HAMILTON, Ohio -- M.C. Radin's gesture is small, compared with Firefighter Patrick Wolterman's memorial service and funeral procession Thursday.
But it's no less heartfelt.
Radin Sr. lives next to the Pater Avenue home where the 28-year-old Wolterman fell and suffered fatal injuries early Monday, as he looked for a couple who, it turned out, had left hours before a fire started there.
Fire investigators are still working to determine how the fire started, and the home, belonging to Lester and Bertha Parker, still has the yellow tape and signs typical of a fire scene.
But it's also softened by seven flags, taped to orange cones, Radin placed in honor of the firefighter, a sign of respect for his sacrifice.
"What the Bible tells us is that there is no greater love than a man who lays his life down for a friend, and that means your neighbor or anybody that you know," he said. "And I asked the fire department if I could do that, and they said yes you can."
In addition to the sorrow he feels for Wolterman's family, Radin also has a sense of dread that perhaps the fire or smoke could have taken his life and his wife's. His daughter's dogs were barking because of the smoke and flames.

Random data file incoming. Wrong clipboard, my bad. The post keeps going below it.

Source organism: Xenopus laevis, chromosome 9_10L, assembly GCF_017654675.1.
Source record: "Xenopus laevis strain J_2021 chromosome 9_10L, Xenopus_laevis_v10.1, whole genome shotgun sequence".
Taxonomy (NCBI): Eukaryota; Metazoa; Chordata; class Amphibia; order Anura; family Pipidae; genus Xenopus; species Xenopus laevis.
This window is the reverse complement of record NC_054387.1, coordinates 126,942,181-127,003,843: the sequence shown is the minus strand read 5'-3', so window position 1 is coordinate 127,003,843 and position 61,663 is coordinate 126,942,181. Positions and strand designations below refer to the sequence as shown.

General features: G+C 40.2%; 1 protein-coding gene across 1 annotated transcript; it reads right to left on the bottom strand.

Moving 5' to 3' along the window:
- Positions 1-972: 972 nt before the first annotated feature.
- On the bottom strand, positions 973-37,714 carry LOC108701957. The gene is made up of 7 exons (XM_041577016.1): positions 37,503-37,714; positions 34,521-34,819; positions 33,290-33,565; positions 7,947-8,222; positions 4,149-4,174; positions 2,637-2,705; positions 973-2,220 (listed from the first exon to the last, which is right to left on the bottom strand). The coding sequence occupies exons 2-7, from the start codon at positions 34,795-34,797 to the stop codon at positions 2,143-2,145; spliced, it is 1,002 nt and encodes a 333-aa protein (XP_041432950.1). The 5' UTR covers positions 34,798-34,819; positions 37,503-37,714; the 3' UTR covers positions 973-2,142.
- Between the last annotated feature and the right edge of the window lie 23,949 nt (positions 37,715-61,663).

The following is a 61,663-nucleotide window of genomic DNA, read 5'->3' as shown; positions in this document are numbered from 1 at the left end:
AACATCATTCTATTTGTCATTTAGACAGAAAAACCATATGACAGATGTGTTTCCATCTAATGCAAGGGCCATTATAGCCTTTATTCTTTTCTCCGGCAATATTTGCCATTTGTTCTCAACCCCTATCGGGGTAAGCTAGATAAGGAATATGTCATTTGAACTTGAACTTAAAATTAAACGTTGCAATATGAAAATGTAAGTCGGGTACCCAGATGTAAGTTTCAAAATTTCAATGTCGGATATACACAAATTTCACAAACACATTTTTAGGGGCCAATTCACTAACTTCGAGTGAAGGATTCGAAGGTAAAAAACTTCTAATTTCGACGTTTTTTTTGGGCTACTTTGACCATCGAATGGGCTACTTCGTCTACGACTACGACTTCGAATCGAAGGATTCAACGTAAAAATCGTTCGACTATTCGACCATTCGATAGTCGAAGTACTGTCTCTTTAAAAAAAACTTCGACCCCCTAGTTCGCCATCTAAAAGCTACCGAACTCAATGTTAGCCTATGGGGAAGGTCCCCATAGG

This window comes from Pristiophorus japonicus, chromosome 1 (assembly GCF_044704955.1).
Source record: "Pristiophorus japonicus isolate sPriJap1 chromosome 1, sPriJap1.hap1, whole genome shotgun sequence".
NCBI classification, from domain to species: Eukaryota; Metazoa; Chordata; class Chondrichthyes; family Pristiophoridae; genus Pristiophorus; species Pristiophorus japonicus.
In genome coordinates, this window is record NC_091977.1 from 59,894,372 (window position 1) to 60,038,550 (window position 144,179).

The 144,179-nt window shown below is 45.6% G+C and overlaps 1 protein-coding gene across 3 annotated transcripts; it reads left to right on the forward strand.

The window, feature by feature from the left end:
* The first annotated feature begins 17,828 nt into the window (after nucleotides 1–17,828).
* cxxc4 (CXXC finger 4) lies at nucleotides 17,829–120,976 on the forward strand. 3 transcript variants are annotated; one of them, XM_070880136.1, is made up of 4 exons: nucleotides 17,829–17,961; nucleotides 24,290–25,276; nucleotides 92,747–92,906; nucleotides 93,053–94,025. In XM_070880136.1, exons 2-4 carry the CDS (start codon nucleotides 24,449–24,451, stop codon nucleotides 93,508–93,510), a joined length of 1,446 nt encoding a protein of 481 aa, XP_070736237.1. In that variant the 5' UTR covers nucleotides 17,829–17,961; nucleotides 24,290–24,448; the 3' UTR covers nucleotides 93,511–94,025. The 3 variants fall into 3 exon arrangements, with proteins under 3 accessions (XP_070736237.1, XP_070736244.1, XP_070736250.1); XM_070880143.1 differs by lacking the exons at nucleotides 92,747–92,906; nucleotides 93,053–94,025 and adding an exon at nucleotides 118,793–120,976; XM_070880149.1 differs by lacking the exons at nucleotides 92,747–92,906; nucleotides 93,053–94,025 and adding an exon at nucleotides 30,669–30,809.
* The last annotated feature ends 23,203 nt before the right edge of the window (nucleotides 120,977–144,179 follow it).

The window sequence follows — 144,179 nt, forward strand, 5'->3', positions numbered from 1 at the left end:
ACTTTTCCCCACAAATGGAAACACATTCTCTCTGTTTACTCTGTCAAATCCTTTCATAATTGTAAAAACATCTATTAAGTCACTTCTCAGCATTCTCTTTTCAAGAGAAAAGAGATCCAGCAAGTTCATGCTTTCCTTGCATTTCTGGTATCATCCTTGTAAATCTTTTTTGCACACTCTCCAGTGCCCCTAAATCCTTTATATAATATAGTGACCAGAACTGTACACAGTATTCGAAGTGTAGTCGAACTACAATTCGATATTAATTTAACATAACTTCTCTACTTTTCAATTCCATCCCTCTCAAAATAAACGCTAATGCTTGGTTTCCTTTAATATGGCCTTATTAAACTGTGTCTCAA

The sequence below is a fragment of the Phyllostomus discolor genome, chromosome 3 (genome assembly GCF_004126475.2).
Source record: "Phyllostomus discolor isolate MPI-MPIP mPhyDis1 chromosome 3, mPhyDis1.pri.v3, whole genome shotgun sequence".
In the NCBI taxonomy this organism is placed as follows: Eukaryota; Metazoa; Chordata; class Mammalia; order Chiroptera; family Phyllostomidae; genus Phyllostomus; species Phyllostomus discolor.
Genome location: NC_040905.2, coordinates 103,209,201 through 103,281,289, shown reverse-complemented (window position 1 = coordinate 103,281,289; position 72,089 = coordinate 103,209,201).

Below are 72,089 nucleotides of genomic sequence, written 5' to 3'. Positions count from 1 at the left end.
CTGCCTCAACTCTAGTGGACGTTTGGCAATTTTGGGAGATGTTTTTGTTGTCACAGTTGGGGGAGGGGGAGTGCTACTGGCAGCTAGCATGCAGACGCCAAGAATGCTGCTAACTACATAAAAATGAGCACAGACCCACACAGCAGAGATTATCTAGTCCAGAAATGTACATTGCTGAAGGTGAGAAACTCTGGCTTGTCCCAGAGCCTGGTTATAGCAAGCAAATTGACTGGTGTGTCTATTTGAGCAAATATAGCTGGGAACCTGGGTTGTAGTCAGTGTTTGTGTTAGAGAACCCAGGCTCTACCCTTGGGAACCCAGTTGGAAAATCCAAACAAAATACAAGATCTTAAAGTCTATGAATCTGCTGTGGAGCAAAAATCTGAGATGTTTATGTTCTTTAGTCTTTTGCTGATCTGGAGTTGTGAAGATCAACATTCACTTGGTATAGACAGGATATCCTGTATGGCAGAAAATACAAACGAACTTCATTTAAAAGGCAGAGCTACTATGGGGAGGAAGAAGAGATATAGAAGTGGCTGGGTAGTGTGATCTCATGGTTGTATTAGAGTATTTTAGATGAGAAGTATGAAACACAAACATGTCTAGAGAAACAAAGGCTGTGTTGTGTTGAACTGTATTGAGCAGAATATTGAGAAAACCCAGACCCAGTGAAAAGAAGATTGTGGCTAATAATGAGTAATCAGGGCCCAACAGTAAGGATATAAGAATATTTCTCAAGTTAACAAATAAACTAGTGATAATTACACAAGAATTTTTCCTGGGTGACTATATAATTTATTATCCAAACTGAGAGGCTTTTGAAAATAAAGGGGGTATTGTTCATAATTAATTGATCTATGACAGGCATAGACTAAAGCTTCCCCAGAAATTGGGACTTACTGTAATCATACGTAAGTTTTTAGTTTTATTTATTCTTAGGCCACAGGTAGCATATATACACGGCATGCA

"My daughter up the street called and said, 'Dad, their house is on fire' -- that's why we got out. And if hadn't been for her dogs, we would probably be having funerals for both of us," Radin said.
Princeton Pike Church of God hosted 3,700 people, including 2,000 uniformed firefighters, for Wolterman's memorial service Thursday. And hundreds line the route of his funeral procession to Spring Grove Cemetery.
Fire investigators were working to determine what sparked the fatal fire. Lester Parker said he took precautions, including unplugging nearly all electronics, before leaving town to celebrate his 45th wedding anniversary in Las Vegas. A police officer responding to a burglary alarm was the first to discover the fire at the Parkers' home.
Documents show officers also responded to the home Nov. 18 for another burglary report. Lester Parker said he lost a number of items that night, including some firearms. He also said wires connecting his ADT security system were cut. That incident made Parker and his wife nervous to leave town Sunday night.
"I didn't want anyone to know that I was gone, because I had a break-in a while back where they cut my ADT lines and broke in and stole a bunch of shotguns and guns and bunch of stuff I had," Parker told WCPO.
According to Hamilton police, investigators have found no indication that Monday's fire began as a result of criminal activity.